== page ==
a result known as the Margules equation. Obviously, this approach can be extended although, according to Guggenheim [9], an expansion further than third order is hardly ever required in view of the experimental accuracy. In Figure 11.7 and Table 11.5 some examples are presented of GE functions, which shows that this approach is flexible and can describe rather different type of behaviors, that is, continuously increasing GE, continuously decreasing GE, and a GE showing a maximum or minimum.

Figure 11.7 Excess Gibbs energies for the systems of Table 11.5.


Table 11.5 Excess Gibbs function parameters for various solutions.


One may also expand the reciprocal x1x2/GE in the mole fractions to obtain the van Laar expansion [10]

(11.117) c11-math-0117

Equivalently, we may write, since (x1 + x2) = 1,

(11.118) c11-math-0118

Defining c11-math-5082 and c11-math-5083, we obtain

(11.119) c11-math-0119

The expressions for the activity coefficients, known as the van Laar equations, are

(11.120) c11-math-0120

In this case for x1 = 0, c11-math-5052 and for x2 = 0, c11-math-5053.

Some algebraic manipulation, meanwhile, identifying c11-math-5084 and c11-math-5054, where Vα is the partial volume of component α and C is a constant, shows that Eq. (11.119) is equivalent to an expansion of GE in the volume fraction ϕ1 = V1x1/(V1x1 + V2x2) = V1x1/Vm, where VmV1x1 + V2x2 is the molar volume of the mixture, that is, c11-math-5055. This relation fits data well for many binary systems of normal liquids. In the van Laar version the constant C was originally given in terms of the a- and b-parameters of the vdW equation, that is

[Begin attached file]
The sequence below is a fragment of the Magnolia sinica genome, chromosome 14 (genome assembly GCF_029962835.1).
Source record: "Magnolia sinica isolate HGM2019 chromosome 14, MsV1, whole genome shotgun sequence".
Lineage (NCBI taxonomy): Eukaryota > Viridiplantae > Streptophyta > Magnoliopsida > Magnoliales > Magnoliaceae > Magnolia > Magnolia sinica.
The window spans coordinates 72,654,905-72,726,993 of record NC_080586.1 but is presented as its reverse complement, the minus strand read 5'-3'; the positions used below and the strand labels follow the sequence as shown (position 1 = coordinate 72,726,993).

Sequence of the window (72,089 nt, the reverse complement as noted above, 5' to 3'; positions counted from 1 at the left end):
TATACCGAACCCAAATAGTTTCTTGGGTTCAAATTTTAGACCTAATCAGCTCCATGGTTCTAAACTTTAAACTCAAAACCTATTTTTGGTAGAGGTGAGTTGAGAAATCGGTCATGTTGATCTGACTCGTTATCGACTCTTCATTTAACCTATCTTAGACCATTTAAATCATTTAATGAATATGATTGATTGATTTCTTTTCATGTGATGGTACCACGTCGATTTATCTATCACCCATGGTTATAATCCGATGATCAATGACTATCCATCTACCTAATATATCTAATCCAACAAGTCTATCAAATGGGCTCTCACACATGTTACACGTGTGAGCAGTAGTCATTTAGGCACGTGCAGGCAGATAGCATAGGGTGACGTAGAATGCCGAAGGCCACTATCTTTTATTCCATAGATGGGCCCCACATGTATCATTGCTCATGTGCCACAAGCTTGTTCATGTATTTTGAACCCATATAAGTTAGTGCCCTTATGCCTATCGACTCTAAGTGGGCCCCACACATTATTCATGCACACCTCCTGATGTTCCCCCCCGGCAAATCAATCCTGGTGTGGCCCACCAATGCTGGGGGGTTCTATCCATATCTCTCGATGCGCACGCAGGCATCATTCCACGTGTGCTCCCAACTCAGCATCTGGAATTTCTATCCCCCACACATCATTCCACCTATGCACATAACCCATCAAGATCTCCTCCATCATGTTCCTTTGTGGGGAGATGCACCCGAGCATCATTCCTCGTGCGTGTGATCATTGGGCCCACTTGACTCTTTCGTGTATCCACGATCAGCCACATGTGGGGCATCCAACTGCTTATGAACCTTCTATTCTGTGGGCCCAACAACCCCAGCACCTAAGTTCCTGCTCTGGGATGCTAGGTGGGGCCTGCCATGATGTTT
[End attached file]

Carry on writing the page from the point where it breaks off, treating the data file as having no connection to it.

(11.121) c11-math-0121

To be preferred is the expression, rationalized by Scatchard [11],

(11.122) c11-math-0122

where ΔUα = ΔvapHαRT is the molar energy of vaporization, and the solubility parameter δα = (ΔUα/Vα)1/2 is used. The latter expression is also given by the approximate statistical mechanical calculation in Section 11.6. Using c11-math-5056and c11-math-5057 as parameters, the ratio c11-math-5058 corresponds reasonably well to V1/V2, for example, for the mixture benzene and iso-octane [12] at 45 °C c11-math-5059, while experimentally V1/V2 = 0.536.